“Saudi Arabia continues to maintain its firm position toward supporting the efforts of the global coalition against Daesh, and this position stems from the Kingdom’s keenness on Iraq’s stability and the extension of its influence and sovereignty over its entire territory,” he added.
He also praised Iraq’s efforts and its continuous coordination with the global coalition to eliminate the terrorist organization.
He said the Kingdom was keen to support the coalition through its five military tracks, including supporting stability, eliminating the phenomenon of foreign terrorist fighters, preventing the financing and flow of funds to the terrorist organization, and combating Daesh’s ideology.

The Saudi foreign minister also said the Kingdom recognized the need to unify efforts, exchange information and effectively coordinate to eliminate the spread of Daesh in the African continent, and specifically the Sahel regions, “given the threats this organization and other terrorist organizations pose to international peace and security.”
Prince Faisal said: “We stress the importance of cooperation and the development of an action mechanism with partners in the African continent and international partners, with full respect for the rules of international law, to combat Daesh and prevent its spread in those areas.”
He also welcomed the presence of a number of delegations of African countries as observers at the meeting.


Blinken announced a new US contribution of $436 million to assist displaced people in Syria and surrounding countries and called for a new effort to repatriate — and rehabilitate or prosecute — some 10,000 IS fighters who remain imprisoned by the Syrian Defense Forces.
“This situation is simply untenable,” Blinken said. “It just can’t persist indefinitely.”
He also announced sanctions against Ousmane Illiassou Djibo, a native of Niger, who is a key leader of a Daesh affiliate in the greater Sahara. Djibo was designated a global terrorist, meaning that any of his US are frozen and Americans are barred from any transactions with him.
In addition to the meeting on Daesh, foreign ministers of countries concerned about the broader conflict in Syria met in Rome ahead of a critical UN vote on whether to maintain a humanitarian aid corridor from Turkey. Russia has resisted reauthorizing the channel amid stalled peace talks between the Syrian government and rebel groups.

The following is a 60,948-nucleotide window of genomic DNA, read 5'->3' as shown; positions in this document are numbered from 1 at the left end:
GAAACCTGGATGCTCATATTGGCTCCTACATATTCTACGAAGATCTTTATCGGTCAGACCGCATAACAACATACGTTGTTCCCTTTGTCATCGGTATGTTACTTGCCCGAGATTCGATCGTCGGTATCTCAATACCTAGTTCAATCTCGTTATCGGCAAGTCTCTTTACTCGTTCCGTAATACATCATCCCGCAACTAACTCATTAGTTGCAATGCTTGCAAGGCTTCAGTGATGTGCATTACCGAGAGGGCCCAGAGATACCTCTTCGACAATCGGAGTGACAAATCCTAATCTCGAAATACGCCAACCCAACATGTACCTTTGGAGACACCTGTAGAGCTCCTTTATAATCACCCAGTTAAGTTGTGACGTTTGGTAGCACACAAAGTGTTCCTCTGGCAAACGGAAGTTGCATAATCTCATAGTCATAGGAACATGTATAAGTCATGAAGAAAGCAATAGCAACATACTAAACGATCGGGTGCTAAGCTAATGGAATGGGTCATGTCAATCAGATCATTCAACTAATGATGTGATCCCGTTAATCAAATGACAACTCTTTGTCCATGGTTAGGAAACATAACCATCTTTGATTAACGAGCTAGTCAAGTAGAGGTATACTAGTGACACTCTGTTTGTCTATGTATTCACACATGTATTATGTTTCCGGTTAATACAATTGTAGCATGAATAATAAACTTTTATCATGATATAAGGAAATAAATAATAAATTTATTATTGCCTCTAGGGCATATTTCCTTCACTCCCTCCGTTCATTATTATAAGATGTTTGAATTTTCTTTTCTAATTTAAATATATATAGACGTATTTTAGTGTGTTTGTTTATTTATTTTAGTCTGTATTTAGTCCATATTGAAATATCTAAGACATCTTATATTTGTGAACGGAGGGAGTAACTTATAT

The Saudi foreign minister said the Syria meeting comes as a step that shows the continued interest in one of the worst international crises, and added the Kingdom was looking forward to putting an end to the suffering of the Syrian people that has continued for more than ten years.
He reiterated the Kingdom’s affirmation that a political solution is the only solution to the Syrian crisis, in accordance with Resolution No. 2254 and other related international resolutions.


He called for international consensus to stop the human suffering of the Syrian people, to find a solution to the border crossings crisis, and to ensure the flow of international aid to those who need it.
He said it was important not to politicize the humanitarian issue in Syria, not to neglect the humanitarian needs of the Syrian people, and that neglecting this provided a suitable environment for the growth and spread of terrorist organizations and extremist ideology.
“The absence of an effective international will to solve the Syrian crisis contributed to the opportunity for some parties to implement expansionist, sectarian and demographic projects aimed at changing Syria’s identity, and portends the prolonged Syrian crisis and its regional and international effects,” Prince Faisal said.
He called for uniting efforts to resume the negotiating process, support the efforts of the UN and its special envoy to Syria Geir Pedersen, and provide all aspects of support required for his mission to succeed.
Last week, the UN special envoy for Syria, Geir Pederson, said there were worrying signs that Daesh may be getting stronger in the country and called for a boost in cooperation to counter it. Pederson has also joined calls for new international talks on ending Syria's civil war.
Since the Syrian conflict erupted in March 2011, numerous high-level gatherings aimed at ending the fighting and guiding the country to a political transition have failed. The UN, US, Russia and many other countries support a 2015 Security Council resolution endorsing a road map to peace in Syria that calls for a new constitution followed by UN-supervised elections.
Blinken also hailed the state of US-European relations, noting that Italy, France and Germany — the three countries he visited on his current European tour — are the only members of NATO, the Group of Seven and the European Union.
“We share a deep commitment to promoting democracy and human rights,” he said. “We see the same big challenges on the horizon. And we recognize that we can’t tackle them alone.”
Blinken and Di Maio downplayed differences between the US and Italy over China, saying there was an increasing awareness of the complexities and dangers of dealing with Beijing.

(With AP)